Katherine Pollard, PhD

Senior Investigator, Gladstone Institutes
Professor of Epidemiology & Biostatistics
Graduate Program Membership:  BMI, ETS

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Katherine Pollard, PhD
Dr. Pollard develops statistical and computational methods for the analysis of genomic datasets. Her research focuses on genome evolution, in particular identifying DNA sequences that differ significantly between or within species, and the sequences’ relationship to biomedical traits. Many of these sequences are non-coding, such as enhancers and RNA genes. The group aims to pinpoint specific DNA alterations in these sequences that are responsible for changes in gene expression. Current projects focus on two major areas: identifying the genetic basis for human-specific traits, such as our susceptibility to AIDS and atherosclerosis; and characterizing the human microbiome through metagenomic data.

Mark Seielstad, PhD

Professor of Laboratory Medicine, Epidemiology & Biostatistics, and of Global Health Sciences
Graduate Program Membership:  BMIBMS

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Mark Seielstad, PhD 
Dr. Seielstad’s research bridges epidemiology and population genetics. The main goal is to identify human genetic variation altering the risk of complex diseases involving immunity (e.g., autoimmunity and susceptibility to infectious diseases) and metabolism (e.g., type 2 diabetes). This puts an emphasis on technologies such as SNP genotyping, and next-generation sequencing to reveal and characterize polymorphisms in genome-scale data. Much of this work is carried out in geographically diverse human populations, which are also the subject of anthropological investigations that seek to characterize the global distribution of genetic variation.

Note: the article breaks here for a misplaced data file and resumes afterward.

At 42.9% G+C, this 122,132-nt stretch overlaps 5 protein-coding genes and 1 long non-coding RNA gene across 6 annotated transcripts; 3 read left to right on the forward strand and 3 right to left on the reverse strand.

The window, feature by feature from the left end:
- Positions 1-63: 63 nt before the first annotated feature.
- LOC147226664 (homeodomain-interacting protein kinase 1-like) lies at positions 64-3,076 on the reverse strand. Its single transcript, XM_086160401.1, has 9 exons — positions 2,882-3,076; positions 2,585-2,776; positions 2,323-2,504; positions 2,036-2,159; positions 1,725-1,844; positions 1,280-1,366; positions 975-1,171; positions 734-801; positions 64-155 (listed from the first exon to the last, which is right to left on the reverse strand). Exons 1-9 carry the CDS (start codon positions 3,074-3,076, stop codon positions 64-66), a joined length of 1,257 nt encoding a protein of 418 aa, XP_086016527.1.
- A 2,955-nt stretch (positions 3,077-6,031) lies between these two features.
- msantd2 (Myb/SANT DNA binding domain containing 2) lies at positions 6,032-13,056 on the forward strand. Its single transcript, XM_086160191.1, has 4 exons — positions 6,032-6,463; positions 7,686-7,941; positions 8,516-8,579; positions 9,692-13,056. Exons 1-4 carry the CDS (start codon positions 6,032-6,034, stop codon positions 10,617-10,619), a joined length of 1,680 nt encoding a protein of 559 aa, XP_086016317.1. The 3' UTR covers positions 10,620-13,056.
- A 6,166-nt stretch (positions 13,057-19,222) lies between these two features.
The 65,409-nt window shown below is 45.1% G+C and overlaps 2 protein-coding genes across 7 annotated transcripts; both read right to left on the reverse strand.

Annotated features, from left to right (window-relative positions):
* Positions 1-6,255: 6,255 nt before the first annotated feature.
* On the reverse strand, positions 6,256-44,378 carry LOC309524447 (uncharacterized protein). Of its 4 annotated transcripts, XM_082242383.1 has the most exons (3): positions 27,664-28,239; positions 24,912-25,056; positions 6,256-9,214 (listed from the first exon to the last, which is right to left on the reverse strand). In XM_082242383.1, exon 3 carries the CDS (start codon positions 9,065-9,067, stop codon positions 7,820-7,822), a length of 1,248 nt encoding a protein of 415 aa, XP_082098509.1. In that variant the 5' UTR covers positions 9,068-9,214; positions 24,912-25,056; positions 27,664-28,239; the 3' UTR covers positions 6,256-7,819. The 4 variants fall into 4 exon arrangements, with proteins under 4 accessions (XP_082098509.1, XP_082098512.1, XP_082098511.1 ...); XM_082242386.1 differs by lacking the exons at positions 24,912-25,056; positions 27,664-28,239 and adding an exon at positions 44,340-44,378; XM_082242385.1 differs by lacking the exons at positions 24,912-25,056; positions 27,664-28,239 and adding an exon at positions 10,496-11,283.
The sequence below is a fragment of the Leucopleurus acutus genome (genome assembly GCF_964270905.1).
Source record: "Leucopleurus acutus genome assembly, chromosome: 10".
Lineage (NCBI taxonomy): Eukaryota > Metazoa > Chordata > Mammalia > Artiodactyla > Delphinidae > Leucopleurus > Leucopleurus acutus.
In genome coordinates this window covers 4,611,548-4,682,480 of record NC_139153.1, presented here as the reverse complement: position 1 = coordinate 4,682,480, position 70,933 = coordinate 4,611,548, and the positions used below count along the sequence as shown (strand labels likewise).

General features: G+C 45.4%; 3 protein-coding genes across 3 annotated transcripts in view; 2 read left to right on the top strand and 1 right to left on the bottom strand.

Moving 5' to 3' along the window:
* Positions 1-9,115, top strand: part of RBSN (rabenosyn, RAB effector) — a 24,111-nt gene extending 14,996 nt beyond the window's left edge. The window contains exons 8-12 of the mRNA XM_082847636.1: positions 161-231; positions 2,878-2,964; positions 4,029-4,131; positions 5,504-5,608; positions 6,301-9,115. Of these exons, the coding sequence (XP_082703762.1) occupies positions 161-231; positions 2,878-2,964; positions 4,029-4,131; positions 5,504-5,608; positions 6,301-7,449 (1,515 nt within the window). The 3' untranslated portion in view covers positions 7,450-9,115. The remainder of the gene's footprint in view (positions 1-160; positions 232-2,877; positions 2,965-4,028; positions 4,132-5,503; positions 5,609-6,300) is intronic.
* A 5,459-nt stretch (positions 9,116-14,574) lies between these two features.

Licia Selleri, MD, PhD

Professor of Craniofacial Biology
Graduate Program Membership:  BMS, OCS DSCB

UCSF Faculty Profile

Licia Selleri, MD, PhD
Dr. Selleri studies the genetic basis of how elaborately patterned tissues form during development. Her laboratory combines different genetic approaches, using the mouse as a model, to understand basic developmental processes related to cranial and appendicular morphogenesis. The laboratory discovered that homeodomain-containing transcription factors of the Pbx family, also known as Hox-cofactors, are critical developmental regulators through the transcriptional control of target genes within tissue-specific regulatory networks.Using genetically-engineered and ethylnitrosourea (ENU)-mutagenized mouse models the ultimate goal of the laboratory is to identify novel genes and regulatory networks underlying morphogenesis of embryonic structures, morphological variation, evolution, and human congenital disease.

Jeff Wall, PhD

Professor of Epidemiology & Biostatistics
Graduate Program Membership:  BMIBMSPSPG

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Jeff Wall, PhD
Dr. Wall’s research spans a wide range of topics in evolutionary and human genetics, including models of speciation, inference of population history from sequence polymorphism data, and analyses of whole genome association study data in admixed populations. Recent studies have focused on the contribution of archaic hominid ancestry in human populations.